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Human rights and labour fights: What’s getting in the way of Trump’s trade deals?

PMI-oh my: Things are looking up in China

Angst for Angela: Will the twosome be troublesome for Merkel?

Let's get fi-i-scal, fi-i-scal: Is Japan ready to pull the fiscal lever?


A good week for

  • Sterling, which rallied on stronger polling data for the Conservative Party
  • UK and US equities, which rallied modestly higher in GBP terms.

A bad week for

  • Oil prices, which fell c. 5% after a period of strength
  • European, US and Japanese equities, undermined by stronger GBP.

UK election

Sterling surged last week on polling data that indicated a Conservative majority in the December 12th general election. The poll, which uses survey data combined with statistical methods to profile each constituency, suggested the Conservatives would win 68 seats more than Labour. However, polling over the weekend indicates that Labour continue to gain points, suggesting a hung parliament is possible. ICM data gives the Conservatives a 7 point lead over Labour, with both having gained from Lib Dem and Brexit parties. Note that a 7 point lead translated to a hung parliament in 2017.

US-China trade

Just as the US and China appeared to be making progress on trade negotiations, Trump signing the Hong Kong Human Rights and Democracy Act has caused relations to deteriorate. While the bill was described as “blatant hegemonic move” in China, observers still think it unlikely that Beijing will retaliate in a way that would undermine ongoing trade talks. Progress has also underwhelmed on the US Mexico Canada Agreement, to replace NAFTA. To pass the deal, the Trade administration needs to satisfy the concerns of the Democrats, which include Mexican labour reform and pharmaceutical provisions. Time is running out to pass the agreement in 2019 and delay to 2020 raises the risks of pre-election gridlock.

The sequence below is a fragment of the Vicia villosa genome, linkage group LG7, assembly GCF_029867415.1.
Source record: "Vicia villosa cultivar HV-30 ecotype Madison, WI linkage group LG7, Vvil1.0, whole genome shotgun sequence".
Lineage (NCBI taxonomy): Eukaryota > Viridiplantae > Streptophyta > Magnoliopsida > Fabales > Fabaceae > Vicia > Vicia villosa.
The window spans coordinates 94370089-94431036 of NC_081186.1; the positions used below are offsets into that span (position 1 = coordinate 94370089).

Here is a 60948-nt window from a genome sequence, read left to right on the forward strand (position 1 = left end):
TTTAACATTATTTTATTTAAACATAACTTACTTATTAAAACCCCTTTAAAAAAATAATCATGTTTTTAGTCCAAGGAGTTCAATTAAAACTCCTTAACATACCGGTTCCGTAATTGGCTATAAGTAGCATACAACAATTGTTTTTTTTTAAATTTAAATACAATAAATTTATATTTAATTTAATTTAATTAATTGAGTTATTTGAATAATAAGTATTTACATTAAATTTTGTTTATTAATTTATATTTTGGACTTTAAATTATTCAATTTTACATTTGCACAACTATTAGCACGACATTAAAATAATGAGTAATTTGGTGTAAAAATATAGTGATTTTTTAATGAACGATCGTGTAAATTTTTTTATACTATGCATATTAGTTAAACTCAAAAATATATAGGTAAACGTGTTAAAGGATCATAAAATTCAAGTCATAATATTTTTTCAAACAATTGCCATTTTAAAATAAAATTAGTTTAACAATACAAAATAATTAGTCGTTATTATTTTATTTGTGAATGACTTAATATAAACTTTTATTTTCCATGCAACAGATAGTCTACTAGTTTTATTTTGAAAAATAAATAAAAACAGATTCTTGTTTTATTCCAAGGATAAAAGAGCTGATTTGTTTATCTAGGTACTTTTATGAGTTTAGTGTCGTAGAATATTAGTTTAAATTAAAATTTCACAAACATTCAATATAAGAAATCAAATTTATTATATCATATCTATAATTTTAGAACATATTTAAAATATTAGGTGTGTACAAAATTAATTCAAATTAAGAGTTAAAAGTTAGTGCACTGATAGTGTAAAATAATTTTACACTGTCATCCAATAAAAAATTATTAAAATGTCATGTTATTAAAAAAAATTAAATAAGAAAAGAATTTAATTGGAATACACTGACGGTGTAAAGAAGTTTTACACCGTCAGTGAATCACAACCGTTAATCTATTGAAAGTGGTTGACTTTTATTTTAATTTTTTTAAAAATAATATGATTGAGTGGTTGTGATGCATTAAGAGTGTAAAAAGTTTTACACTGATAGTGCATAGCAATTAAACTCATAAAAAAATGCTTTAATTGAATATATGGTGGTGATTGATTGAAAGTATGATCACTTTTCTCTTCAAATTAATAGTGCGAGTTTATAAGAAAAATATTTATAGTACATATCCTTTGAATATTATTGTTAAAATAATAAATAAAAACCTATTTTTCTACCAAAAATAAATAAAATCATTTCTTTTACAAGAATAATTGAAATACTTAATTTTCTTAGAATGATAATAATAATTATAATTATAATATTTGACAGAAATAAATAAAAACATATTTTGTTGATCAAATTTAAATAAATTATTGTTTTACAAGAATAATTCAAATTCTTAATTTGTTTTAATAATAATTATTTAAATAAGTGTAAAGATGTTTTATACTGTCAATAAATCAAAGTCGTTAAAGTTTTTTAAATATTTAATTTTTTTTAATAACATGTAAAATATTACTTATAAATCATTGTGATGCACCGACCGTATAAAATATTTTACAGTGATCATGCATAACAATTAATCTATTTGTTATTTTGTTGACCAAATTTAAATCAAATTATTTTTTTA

Chinese growth

While Sino-American trade may not have budged, China’s survey data shows improvement. The official manufacturing Purchasing Manager’s Index (PMI), which has more exposure to SMEs, rose above 50, signalling the sector is returning to expansion for the first time since March. While some of the improvement may have been due to transitive factors like warmer weather, there are signs that the worst of the impact of the current trade measures has been felt. As the world’s second largest economy, the pace of Chinese growth influences growth in many other regions.

German politics

Germany’s Social Democrats (SPD), who are in coalition with Merkel’s CDU, this week held elections and appointed new left-wing leaders. In a blow to Merkel’s party, Norbert Walter-Borjans and Saskia Esken have threatened to end the partnership unless the CDU make policy concessions. The election outcome signals voter dissatisfaction with the current era of the “grand coalition” and increases the probability that the SPD will walk out on the coalition. While the SPD’s openness to fiscal easing will be welcome to investors, the uncertainty occasioned by the end of the coalition would not.

Japanese policy

Japanese policy seems to be shifting emphasis from the monetary realm to the fiscal. The scope of planned stimulus is now expected to be four times the size initially planned, at JPY20trn. The aim of the stimulus is to stimulate higher growth and, thus, inflation in a country where inflation has been below 2% since 2015. However, it is this very low rate of inflation that makes this spending possible: Japan’s policy rate is negative and the sovereign is effectively funded by the issuance of government bonds as part of QE. Should fiscal stimulus be effective, this policy stance may no longer be sustainable.

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